Something’s Missing From the Bible

Mormons claim that there are teachings and/or books missing from the Bible.  It’s an incomplete document (so incomplete, some would say its translation is in question).

  • Why doesn’t your prophet restore the lost books or correct the translation?
  • If your prophet has not felt the need to restore these missing books of the Bible how important can they be?
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25 thoughts on “Something’s Missing From the Bible

  1. Is this the next in the series? It seems like we already got to this question in the other thread. (Not that it shouldn’t have it’s own post, just that I want to know if you are asking something different.)

  2. It is the next in the series. I actually edited it a little bit so that it would have something of its own spin.

  3. Why doesn’t your prophet restore the lost books or correct the translation?

    Probably because they are not that important considering we have all of the latest revelation that fills in the gaps. no use restoring revelation meant for people 2000+ years ago when we have revelation directed at us today.

    If your prophet has not felt the need to restore these missing books of the Bible how important can they be?

    They aren’t important if you have continuing revelation.

  4. We don’t even have the missing parts of the Book of Mormon, so why should we have the missing parts of the Bible?

    In all seriousness, Jared C’s answer makes sense to me. If the Bible were the only source of written truth, then of course it would make sense to restore what’s missing (whatever “missing” means). But if you can get that truth from somewhere else, what difference does it make?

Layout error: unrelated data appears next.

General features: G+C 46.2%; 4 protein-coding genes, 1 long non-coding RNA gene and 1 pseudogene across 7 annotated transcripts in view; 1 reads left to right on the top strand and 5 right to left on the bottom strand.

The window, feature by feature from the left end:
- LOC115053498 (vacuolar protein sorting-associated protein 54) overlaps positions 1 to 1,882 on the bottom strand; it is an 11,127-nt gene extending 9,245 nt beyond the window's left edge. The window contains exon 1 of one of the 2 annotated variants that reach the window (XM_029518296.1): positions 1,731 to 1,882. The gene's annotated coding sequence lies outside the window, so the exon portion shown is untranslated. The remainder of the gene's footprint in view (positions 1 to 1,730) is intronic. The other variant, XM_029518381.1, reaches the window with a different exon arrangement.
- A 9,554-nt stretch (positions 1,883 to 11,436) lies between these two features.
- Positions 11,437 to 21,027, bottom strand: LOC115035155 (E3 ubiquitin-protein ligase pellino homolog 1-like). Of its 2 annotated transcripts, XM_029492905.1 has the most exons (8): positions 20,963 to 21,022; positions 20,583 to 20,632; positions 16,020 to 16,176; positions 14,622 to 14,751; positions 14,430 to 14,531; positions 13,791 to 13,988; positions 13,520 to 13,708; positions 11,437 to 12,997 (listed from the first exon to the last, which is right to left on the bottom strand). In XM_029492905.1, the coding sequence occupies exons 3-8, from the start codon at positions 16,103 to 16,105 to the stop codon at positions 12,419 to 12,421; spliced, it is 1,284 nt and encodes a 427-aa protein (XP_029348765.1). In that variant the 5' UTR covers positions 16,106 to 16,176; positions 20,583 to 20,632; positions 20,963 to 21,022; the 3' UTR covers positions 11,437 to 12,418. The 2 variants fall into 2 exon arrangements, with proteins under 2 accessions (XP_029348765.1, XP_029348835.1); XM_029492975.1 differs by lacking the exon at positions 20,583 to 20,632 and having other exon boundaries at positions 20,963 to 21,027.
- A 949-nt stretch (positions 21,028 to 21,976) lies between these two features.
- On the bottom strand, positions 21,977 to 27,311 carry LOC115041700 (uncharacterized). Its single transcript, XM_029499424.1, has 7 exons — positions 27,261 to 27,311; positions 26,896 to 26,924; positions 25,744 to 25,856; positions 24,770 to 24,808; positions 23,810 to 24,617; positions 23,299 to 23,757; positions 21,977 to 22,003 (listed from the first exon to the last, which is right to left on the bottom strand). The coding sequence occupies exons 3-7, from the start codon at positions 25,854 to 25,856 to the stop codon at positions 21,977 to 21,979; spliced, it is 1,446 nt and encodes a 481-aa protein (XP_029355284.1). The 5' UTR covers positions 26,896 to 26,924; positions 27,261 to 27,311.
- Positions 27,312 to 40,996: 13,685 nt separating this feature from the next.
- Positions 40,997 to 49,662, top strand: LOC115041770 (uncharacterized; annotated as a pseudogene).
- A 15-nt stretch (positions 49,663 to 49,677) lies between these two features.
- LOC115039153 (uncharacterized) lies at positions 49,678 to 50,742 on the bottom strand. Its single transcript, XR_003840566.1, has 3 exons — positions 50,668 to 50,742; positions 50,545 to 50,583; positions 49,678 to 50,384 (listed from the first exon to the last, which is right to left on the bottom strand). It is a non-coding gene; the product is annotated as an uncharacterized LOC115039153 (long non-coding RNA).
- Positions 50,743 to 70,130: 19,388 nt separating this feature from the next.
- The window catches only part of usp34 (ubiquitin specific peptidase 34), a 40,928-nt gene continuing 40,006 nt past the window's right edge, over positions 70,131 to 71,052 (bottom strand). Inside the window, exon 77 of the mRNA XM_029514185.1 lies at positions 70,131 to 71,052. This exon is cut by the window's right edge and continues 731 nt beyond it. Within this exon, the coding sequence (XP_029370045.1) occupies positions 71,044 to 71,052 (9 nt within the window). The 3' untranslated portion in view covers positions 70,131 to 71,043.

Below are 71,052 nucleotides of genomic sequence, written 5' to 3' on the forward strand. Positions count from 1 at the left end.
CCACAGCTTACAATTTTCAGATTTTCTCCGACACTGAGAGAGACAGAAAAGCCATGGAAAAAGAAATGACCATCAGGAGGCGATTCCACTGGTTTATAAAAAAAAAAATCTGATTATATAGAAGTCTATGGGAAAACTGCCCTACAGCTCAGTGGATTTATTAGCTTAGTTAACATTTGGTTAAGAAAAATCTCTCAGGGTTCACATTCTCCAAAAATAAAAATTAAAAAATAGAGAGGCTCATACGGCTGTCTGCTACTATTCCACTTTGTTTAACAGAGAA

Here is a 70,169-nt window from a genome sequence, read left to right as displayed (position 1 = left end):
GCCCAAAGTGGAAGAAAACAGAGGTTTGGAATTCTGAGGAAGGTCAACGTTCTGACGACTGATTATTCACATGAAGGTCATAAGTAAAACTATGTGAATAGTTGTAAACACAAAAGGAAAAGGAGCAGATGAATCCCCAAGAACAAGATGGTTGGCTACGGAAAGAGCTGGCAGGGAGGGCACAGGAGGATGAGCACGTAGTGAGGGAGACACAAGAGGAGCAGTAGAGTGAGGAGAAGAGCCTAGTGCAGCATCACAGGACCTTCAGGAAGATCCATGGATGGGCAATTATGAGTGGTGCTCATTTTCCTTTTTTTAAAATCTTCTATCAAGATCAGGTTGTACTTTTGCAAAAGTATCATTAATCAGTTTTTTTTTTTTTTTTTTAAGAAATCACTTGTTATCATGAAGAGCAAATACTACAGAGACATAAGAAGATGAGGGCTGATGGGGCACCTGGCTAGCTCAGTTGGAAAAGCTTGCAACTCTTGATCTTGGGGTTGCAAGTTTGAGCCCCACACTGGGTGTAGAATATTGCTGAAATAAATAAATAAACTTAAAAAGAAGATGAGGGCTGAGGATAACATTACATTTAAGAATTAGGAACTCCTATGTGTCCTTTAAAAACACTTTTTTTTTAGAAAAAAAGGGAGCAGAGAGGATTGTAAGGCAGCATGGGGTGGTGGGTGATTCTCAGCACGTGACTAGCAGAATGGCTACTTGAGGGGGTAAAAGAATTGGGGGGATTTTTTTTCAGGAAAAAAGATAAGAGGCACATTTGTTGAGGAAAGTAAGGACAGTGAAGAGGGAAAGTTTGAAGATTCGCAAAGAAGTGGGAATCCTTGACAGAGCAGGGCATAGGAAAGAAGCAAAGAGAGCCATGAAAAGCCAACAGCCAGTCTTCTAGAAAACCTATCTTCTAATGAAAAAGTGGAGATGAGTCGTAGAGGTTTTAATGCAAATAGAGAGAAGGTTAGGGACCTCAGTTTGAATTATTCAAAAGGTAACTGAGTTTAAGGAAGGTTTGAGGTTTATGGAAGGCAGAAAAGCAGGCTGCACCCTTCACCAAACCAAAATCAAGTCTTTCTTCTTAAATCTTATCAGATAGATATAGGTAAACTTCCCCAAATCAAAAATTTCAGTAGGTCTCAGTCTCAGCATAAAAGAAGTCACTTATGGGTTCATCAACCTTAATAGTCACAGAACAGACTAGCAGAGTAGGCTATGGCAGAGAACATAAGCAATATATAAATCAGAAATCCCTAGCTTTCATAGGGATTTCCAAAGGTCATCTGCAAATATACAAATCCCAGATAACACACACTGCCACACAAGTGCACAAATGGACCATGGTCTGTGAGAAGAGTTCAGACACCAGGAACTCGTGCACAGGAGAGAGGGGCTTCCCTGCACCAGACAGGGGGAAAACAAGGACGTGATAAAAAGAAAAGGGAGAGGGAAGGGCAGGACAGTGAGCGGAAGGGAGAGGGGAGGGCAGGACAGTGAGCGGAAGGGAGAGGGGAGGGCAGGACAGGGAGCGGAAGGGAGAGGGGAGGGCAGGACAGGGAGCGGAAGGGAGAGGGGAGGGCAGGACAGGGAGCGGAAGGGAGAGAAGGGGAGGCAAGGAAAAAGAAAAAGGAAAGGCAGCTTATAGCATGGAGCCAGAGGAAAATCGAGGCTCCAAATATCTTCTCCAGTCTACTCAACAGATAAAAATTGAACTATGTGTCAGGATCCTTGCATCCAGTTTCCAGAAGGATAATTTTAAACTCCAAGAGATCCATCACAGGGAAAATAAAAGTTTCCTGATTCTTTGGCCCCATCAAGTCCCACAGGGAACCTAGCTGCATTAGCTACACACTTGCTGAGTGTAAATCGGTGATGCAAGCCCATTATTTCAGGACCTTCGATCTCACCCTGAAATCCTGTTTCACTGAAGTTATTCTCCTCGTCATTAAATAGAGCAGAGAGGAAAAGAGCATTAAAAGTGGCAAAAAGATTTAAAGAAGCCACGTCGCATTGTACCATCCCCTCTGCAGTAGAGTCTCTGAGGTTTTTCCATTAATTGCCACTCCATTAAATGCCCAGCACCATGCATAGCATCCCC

5. The counter-question to the Evangelical is “Do you believe that the current Bible is everything that God ever said to anyone at anytime? Does the Bible contain every inspired writing ever written”

    If not, then you must believe the Bible is incomplete as well and you should naturally be open to any theological adjustments that may come if somebody finds some inspired scroll in a cave written by or some lost epistle of Paul.

  6. Jared, Eric: I don’t think it’s as simple as that. If those books/parts that are missing aren’t all that important, then why bother mentioning them?

    I doubt there’s an Evangelical anywhere who believes that “the current Bible is everything that God ever said to anyone at anytime.” But if you just argued that the missing parts aren’t important, why would you expect any “theological adjustments” if those parts were discovered?

    If I’m right about what Tim is getting at, I think this is also a good question (like the last one). Mormons shouldn’t make a big stink about the missing parts of the Bible if those parts don’t even matter. (That’s not a reason to leave Mormonism for Evangelism, but is a reason to leave Evangelicals alone.)

  7. The counter-question to the Evangelical is “Do you believe that the current Bible is everything that God ever said to anyone at anytime? Does the Bible contain every inspired writing ever written”

    But that doesn’t answer the question. Seth’s answer was a lame dodge, too.

    At the very least, when are we getting the sealed portion of the Book of Mormon or the scriptures from the other lost tribes? The Book of Mormon promises that they will come forward in the latter days.

  8. BrianJ:
    But if you just argued that the missing parts aren’t important, why would you expect any “theological adjustments” if those parts were discovered?

    I would expect theological adjustments from Evangelicals because their entire theology is built around an integrated interpretation of the Bible. If you add something to the mix you could (should) expect changes. (Which is one reason you have to have a closed canon theory, to avoid surprises and retractions of previously sanctified theology.

    (That’s not a reason to leave Mormonism for Evangelism, but is a reason to leave Evangelicals alone.)